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BBC News report on isolation booths in schools


Maybe isolation booths do have a role in schools. But you wouldn't achieve much if you sat me in a box staring at posters telling me how to behave. Which environment would help you learn more effectively if you had additional learning needs?

Hundreds of pupils spent at least a week in isolation booths last year, according to a new investigation into the controversial practice.
More than 225 pupils in England spent five consecutive days in school isolation booths, including one child who claimed to have spent three months in a classroom on his own.
One school had five separate isolation rooms, each permanently staffed, at an annual cost of more than £170,000, BBC News has found.
Two schools – which included toilets as part of their facilities – did not allow pupils to leave the unit all day.
Some 5,000 children with special educational needs attended such rooms last year, dozens of which had complex needs.
Isolation rooms are facilities that pupils are sent to when it is thought that they need to be removed from a classroom during the school day.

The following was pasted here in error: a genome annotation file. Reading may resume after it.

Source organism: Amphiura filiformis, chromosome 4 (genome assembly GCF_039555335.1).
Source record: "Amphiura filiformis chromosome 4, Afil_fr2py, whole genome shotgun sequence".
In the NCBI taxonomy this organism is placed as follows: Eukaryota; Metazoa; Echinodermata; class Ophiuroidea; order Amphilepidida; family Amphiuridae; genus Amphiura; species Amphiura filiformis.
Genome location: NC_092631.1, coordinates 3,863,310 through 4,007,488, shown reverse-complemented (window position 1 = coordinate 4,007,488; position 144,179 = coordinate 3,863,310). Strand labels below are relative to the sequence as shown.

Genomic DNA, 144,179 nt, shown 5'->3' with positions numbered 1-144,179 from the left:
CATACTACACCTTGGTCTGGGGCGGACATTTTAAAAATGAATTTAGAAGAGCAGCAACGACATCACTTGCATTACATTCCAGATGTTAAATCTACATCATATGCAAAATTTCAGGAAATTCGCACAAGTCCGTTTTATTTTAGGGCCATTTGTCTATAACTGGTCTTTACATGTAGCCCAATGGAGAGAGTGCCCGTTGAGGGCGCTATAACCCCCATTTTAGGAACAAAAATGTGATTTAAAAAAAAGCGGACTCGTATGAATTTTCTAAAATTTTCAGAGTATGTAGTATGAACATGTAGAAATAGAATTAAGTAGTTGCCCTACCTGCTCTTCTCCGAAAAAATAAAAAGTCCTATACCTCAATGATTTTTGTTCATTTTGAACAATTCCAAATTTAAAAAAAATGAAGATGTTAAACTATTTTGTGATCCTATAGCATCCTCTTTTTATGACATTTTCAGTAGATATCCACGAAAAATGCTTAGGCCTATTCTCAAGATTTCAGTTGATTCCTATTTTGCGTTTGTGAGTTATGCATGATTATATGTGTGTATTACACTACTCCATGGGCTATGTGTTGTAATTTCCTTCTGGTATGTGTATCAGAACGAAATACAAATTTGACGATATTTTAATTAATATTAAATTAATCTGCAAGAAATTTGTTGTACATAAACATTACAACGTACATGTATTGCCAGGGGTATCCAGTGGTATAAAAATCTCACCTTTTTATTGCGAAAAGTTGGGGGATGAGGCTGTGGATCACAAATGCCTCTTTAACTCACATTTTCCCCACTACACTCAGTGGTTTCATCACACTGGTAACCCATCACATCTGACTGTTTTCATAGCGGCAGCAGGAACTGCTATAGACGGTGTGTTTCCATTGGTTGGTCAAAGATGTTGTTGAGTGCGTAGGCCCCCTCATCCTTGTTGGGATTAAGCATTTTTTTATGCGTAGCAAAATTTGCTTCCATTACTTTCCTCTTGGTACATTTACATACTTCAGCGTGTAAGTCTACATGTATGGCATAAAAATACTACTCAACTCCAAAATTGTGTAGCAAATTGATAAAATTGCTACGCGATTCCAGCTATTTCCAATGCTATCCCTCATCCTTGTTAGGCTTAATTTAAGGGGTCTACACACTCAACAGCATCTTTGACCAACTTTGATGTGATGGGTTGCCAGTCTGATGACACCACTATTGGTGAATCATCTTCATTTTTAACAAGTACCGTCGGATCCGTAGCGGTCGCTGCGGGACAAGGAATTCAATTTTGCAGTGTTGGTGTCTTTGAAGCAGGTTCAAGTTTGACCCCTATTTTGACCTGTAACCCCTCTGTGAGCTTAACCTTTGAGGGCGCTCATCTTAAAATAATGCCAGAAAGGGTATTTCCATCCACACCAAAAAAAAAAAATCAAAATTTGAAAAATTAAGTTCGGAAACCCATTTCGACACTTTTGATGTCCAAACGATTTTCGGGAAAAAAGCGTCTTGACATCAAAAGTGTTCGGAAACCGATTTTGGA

Some schools use "seclusion" units where children remain on their own, while others place pupils in more conventional classrooms to work in silence.
Behaviour consultant Paul Dix said that he’d seen 50 children at one time in isolation in one school, and also met one child who had spent 36 days in isolation in one school year.
Speaking to BBC News, he said: “That is not education, it is a custodial sentence.”
The independent adviser on behaviour to the Department for Education, Tom Bennett, said isolation could be effective in tackling disruption in classrooms.
The national broadcaster's investigation used collected data from about 600 schools across the UK. It found that more than 200 schools in England used isolation, compared with 12 in Wales, six in Scotland and none in Northern Ireland.
The DfE said children should be placed in isolation for no longer than is necessary, and that the health, safety and welfare of pupils must always be put first.
A DfE-commissioned report last month found that most secondary schools are using “internal inclusion units" to deal with difficult pupils, as an alternative to exclusion.

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